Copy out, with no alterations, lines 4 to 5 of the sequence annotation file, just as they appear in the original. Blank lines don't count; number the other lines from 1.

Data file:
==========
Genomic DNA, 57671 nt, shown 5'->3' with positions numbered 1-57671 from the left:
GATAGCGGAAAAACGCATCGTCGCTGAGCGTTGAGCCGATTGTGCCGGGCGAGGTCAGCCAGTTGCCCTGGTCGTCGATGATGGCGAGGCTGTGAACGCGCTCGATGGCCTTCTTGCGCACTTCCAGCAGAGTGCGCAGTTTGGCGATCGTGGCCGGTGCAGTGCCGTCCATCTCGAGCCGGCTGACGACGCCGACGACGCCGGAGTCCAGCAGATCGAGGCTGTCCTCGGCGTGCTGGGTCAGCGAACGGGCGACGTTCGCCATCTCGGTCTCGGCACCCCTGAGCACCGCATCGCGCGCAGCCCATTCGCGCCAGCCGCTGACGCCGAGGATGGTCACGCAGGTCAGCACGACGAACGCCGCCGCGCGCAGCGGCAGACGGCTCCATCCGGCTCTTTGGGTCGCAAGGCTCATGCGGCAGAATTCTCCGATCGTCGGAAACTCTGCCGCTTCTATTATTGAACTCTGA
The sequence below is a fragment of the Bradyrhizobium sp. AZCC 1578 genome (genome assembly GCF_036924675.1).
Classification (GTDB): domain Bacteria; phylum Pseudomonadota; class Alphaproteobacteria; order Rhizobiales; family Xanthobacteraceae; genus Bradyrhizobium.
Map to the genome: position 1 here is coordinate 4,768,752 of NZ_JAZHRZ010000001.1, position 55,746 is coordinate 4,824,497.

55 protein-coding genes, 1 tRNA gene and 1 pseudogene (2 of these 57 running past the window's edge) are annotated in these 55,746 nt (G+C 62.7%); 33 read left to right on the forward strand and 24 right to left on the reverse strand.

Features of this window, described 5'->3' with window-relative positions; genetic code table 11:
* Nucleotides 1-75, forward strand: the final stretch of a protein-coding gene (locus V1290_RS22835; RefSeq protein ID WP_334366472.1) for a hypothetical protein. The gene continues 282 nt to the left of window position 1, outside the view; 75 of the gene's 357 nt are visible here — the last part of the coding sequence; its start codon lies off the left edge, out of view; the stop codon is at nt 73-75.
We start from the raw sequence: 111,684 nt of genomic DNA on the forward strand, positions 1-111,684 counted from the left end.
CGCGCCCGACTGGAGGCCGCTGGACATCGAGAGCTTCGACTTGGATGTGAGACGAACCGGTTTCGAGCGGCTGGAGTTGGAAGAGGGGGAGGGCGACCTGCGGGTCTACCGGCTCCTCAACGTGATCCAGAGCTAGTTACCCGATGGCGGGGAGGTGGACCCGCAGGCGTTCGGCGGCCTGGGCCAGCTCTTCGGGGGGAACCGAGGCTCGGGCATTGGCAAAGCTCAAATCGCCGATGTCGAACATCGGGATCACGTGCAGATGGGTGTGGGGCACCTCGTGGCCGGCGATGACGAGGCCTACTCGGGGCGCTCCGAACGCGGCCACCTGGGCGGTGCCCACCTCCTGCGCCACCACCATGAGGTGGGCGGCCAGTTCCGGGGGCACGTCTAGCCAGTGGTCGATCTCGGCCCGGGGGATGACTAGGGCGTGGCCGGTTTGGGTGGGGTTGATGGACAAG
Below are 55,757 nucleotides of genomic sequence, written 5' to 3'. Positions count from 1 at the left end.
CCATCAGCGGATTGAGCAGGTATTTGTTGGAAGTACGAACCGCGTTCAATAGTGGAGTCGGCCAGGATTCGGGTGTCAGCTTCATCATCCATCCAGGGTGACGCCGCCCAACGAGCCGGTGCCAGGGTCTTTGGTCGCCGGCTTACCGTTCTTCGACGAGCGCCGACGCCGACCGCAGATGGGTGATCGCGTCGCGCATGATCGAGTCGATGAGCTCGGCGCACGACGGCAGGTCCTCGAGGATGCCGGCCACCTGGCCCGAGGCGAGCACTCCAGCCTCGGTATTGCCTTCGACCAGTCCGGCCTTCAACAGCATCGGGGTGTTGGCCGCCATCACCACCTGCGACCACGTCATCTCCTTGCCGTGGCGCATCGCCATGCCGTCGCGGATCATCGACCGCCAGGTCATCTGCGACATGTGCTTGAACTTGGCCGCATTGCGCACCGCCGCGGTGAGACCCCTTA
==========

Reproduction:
Classification (GTDB): domain Bacteria; phylum Pseudomonadota; class Alphaproteobacteria; order Rhizobiales; family Xanthobacteraceae; genus Bradyrhizobium.
Map to the genome: position 1 here is coordinate 4,768,752 of NZ_JAZHRZ010000001.1, position 55,746 is coordinate 4,824,497.